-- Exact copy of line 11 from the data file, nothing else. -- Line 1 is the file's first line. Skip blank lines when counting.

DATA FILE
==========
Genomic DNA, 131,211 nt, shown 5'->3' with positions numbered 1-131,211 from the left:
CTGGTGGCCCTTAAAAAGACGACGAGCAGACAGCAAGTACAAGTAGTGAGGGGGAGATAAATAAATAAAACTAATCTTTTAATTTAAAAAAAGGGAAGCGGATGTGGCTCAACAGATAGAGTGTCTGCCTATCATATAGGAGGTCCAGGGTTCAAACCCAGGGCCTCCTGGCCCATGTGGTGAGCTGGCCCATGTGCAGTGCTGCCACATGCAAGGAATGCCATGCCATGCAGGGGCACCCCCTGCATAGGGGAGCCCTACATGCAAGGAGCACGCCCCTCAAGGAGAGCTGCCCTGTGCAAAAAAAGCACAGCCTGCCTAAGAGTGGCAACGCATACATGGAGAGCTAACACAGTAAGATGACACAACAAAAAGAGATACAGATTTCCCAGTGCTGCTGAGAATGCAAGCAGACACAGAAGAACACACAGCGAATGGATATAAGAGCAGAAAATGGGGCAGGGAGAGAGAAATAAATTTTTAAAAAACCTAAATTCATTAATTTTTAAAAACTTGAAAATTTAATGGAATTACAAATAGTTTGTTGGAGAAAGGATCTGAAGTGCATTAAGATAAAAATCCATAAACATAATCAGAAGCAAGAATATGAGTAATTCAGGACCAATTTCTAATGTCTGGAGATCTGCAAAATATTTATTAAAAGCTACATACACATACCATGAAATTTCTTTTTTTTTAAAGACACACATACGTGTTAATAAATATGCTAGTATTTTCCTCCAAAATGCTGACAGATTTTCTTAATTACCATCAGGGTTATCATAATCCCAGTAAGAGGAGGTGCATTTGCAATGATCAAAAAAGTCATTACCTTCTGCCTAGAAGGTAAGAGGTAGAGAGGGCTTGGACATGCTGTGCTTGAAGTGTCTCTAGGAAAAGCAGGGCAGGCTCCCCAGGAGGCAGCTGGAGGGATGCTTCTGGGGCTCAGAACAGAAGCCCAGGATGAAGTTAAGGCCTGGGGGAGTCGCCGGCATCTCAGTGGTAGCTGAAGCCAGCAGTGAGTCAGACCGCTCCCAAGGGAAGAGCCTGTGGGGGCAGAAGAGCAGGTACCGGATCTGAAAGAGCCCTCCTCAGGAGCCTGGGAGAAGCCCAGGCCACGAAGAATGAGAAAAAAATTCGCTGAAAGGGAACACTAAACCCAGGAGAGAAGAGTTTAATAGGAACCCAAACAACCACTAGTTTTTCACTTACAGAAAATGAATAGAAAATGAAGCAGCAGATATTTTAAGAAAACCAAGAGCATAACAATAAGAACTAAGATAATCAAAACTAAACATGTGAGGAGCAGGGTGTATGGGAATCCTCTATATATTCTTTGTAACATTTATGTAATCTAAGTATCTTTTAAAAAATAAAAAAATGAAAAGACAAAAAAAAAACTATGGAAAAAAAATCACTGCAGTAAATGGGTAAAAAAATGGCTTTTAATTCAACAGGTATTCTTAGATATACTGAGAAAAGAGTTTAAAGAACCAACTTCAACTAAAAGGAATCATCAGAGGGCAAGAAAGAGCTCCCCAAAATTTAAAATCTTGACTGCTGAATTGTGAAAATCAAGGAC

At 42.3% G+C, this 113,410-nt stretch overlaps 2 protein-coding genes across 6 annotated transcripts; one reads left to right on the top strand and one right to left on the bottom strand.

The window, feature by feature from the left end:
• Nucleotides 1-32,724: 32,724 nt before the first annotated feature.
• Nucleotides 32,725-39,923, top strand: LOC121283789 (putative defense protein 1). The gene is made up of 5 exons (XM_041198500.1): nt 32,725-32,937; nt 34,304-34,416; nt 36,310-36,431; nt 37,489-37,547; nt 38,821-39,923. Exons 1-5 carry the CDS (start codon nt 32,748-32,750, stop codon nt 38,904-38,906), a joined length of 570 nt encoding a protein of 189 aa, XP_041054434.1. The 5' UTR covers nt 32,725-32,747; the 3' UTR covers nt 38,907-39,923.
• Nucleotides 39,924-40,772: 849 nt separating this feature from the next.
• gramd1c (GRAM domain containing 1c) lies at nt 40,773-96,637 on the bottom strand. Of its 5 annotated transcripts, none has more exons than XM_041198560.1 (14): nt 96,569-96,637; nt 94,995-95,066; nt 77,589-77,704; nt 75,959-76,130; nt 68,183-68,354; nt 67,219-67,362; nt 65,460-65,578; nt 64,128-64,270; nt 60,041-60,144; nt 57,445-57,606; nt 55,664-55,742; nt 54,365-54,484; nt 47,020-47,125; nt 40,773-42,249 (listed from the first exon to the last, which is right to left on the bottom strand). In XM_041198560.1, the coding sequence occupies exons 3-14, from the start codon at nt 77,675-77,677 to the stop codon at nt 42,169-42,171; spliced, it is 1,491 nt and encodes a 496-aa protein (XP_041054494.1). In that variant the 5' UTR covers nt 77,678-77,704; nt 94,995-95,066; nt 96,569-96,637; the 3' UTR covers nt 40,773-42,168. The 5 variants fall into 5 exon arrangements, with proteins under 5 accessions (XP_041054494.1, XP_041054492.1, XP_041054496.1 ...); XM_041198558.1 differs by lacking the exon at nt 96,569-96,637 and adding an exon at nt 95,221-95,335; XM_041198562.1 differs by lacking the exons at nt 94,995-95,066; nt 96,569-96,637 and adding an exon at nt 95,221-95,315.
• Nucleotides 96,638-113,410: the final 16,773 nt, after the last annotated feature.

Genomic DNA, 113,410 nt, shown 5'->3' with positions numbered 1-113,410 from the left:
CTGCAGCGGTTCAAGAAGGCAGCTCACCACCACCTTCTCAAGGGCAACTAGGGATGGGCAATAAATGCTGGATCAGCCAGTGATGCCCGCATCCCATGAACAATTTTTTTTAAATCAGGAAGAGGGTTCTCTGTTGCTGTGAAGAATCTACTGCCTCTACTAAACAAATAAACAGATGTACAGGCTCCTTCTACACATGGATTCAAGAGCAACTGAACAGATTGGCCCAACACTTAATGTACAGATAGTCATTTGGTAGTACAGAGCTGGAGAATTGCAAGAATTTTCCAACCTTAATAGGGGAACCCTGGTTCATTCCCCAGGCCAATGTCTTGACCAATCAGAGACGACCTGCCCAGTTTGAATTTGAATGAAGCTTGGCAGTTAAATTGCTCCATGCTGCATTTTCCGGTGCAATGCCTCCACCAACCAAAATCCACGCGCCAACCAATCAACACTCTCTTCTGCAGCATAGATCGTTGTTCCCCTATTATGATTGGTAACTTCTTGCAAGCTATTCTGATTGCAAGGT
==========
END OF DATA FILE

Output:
CTGCAGCGGTTCAAGAAGGCAGCTCACCACCACCTTCTCAAGGGCAACTAGGGATGGGCAATAAATGCTGGATCAGCCAGTGATGCCCGCATCCCATGAACAATTTTTTTTAAATCAGGAAGAGGGTTCTCTGTTGCTGTGAAGAATCTACTGCCTCTACTAAACAAATAAACAGATGTACAGGCTCCTTCTACACATGGATTCAAGAGCAACTGAACAGATTGGCCCAACACTTAATGTACAGATAGTCATTTGGTAGTACAGAGCTGGAGAATTGCAAGAATTTTCCAACCTTAATAGGGGAACCCTGGTTCATTCCCCAGGCCAATGTCTTGACCAATCAGAGACGACCTGCCCAGTTTGAATTTGAATGAAGCTTGGCAGTTAAATTGCTCCATGCTGCATTTTCCGGTGCAATGCCTCCACCAACCAAAATCCACGCGCCAACCAATCAACACTCTCTTCTGCAGCATAGATCGTTGTTCCCCTATTATGATTGGTAACTTCTTGCAAGCTATTCTGATTGCAAGGT